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Frydenberg knocks Twitter’s Trump ban

Senior government ministers have lashed Twitter’s ban on Donald Trump as multiple social media giants removed the outgoing US President from their platforms. Twitter permanently removed Mr Trump’s account, followed by 88 million users, after Thursday’s deadly coup attempt on Capitol Hill, which killed five people.Mr Trump has been accused of inciting the riots via…

Senior government ministers have lashed Twitter’s ban on Donald Trump as multiple social media giants removed the outgoing US President from their platforms.

Twitter permanently removed Mr Trump’s account, followed by 88 million users, after Thursday’s deadly coup attempt on Capitol Hill, which killed five people.

Mr Trump has been accused of inciting the riots via social media as he claimed, without evidence, November’s US election result was rigged.

Pro-Trump rioters stormed the Capitol building in a violent attempt to prevent politicians from rubber stamping Joe Biden’s election win.

Treasurer Josh Frydenberg told reporters on Monday he was “uncomfortable” with the ban, but conceded monitoring dangerous speech online was a “fast-moving space”.

“Freedom of speech is fundamental to our society. As Voltaire said, I might not agree with what you say, but I defend your right to say it,” he said.

“Those decisions were taken by commercial companies, but personally I felt uncomfortable with what they did.

“When it comes to breaching of hate or very violent terrorist-related material on the internet, the government has taken action.”

Acting Prime Minister Michael McCormack described Mr Trump’s refusal to accept the election result as “unfortunate” but said he did not support the ban.

“I don’t believe in that sort of censorship. There have been a lot of people who have said and done a lot of things on Twitter previously who haven’t received that sort of condemnation or indeed censorship,” he told ABC Radio on Monday.

Although the decision to ban Mr Trump was a matter for Twitter, the platform had a history of allowing controversial speech, Mr McCormack said.

“They’ve got a business to run and they’ve made that decision. That’s up to them and people will use that platform if they feel they need to,” he said.

“There are a lot of things said and done on Twitter that wouldn’t be said on other social media platforms.”

Mr McCormack also said the Capitol Hill attack was “similar” to last year’s Black Lives Matter protests, sparked by the death of George Floyd at the hands of police in May.

‘CRACKPOTS IN CHARGE’

Mr Frydenberg also refused to condemn Coalition backbencher George Christensen, who has peddled unsubstantiated claims of voter fraud in the US.

Prime Minister Scott Morrison declined to criticise misinformation from within his own government on Friday, saying Australia is “a free country”.

Mr Frydenberg said Mr Christensen was accountable to his electorate.

“He can explain his actions when it comes to the ability of an MP to tweet and to speak. They are democratically elected into the parliament,” he said.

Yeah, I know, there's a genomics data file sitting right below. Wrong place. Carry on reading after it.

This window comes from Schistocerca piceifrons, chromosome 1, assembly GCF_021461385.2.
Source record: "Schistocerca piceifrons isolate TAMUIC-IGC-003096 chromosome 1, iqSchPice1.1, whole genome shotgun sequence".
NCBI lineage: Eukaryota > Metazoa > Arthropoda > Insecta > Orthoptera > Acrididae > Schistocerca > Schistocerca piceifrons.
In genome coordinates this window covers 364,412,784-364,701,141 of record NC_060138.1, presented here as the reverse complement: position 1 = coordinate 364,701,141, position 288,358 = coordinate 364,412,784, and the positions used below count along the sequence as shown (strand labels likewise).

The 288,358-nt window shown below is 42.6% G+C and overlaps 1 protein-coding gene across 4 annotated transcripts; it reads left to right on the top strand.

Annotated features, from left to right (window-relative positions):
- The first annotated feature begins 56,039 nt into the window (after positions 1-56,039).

Fellow backbencher Craig Kelly also claimed on Facebook last week that “Marxists” may have co-ordinated the Capitol Hill attack.

Labor treasury spokesman Jim Chalmers accused the Prime Minister of a “failure of leadership” for refusing to censor the pair.

“These are dangerous characters, expressing dangerous views and the Prime Minister needs to shut them up,” he told reporters on Monday.

“The Prime Minister, Treasurer and others are content to just sit by and let these dangerous views be espoused.

“Every day that the Prime Minister lets this go on, is further proof that the crackpots are in charge in Scott Morrison’s LNP.”

‘DEEPLY UNCOMFORTABLE’

In a statement justifying its ban on Mr Trump on Friday, Twitter cited the “risk of further incitement of violence” if his account remained active.

“In the context of horrific events this week, we made it clear on Wednesday that additional violations of the Twitter rules would potentially result in this very course of action,” it said.

The ban has raised questions over whether the public deserves to hear from world leaders on social media platforms.

Liberal MP Dave Sharma said he was “deeply uncomfortable” with a precedent of world leaders being removed from Twitter, but said Mr Trump’s ban was the “right decision on the facts”.

He later clarified he was not calling for a new body to regulate speech online.

Twitter said it was committed to the principle of allowing elected officials to be held to account but had “made it clear going back years that these accounts are not above our rules entirely”.

Facebook also suspended Mr Trump’s account at least until Inauguration Day, claiming the risk posed by allowing him to use the platform was “simply too great”.

THREATS TO PENCE

Twitter has confirmed it prevented “Hang Mike Pence” from trending during the Capitol Hill riot.

Rioters were videoed chanting the phrase while storming the Capitol, while Reuters journalist Jim Bourg said he heard multiple rioters call for Vice President Mike Pence to be executed.

Mr Pence refused demands from the President to block the confirmation of his election loss.

The US Department of Justice has confirmed two men accused of carrying plastic restraints in the Capitol have been charged.

The items were seen as preparation to abduct politicians or officials. A noose was erected on makeshift gallows in front of the Capitol.

Mr Pence will attend Joe Biden’s inauguration on January 20.

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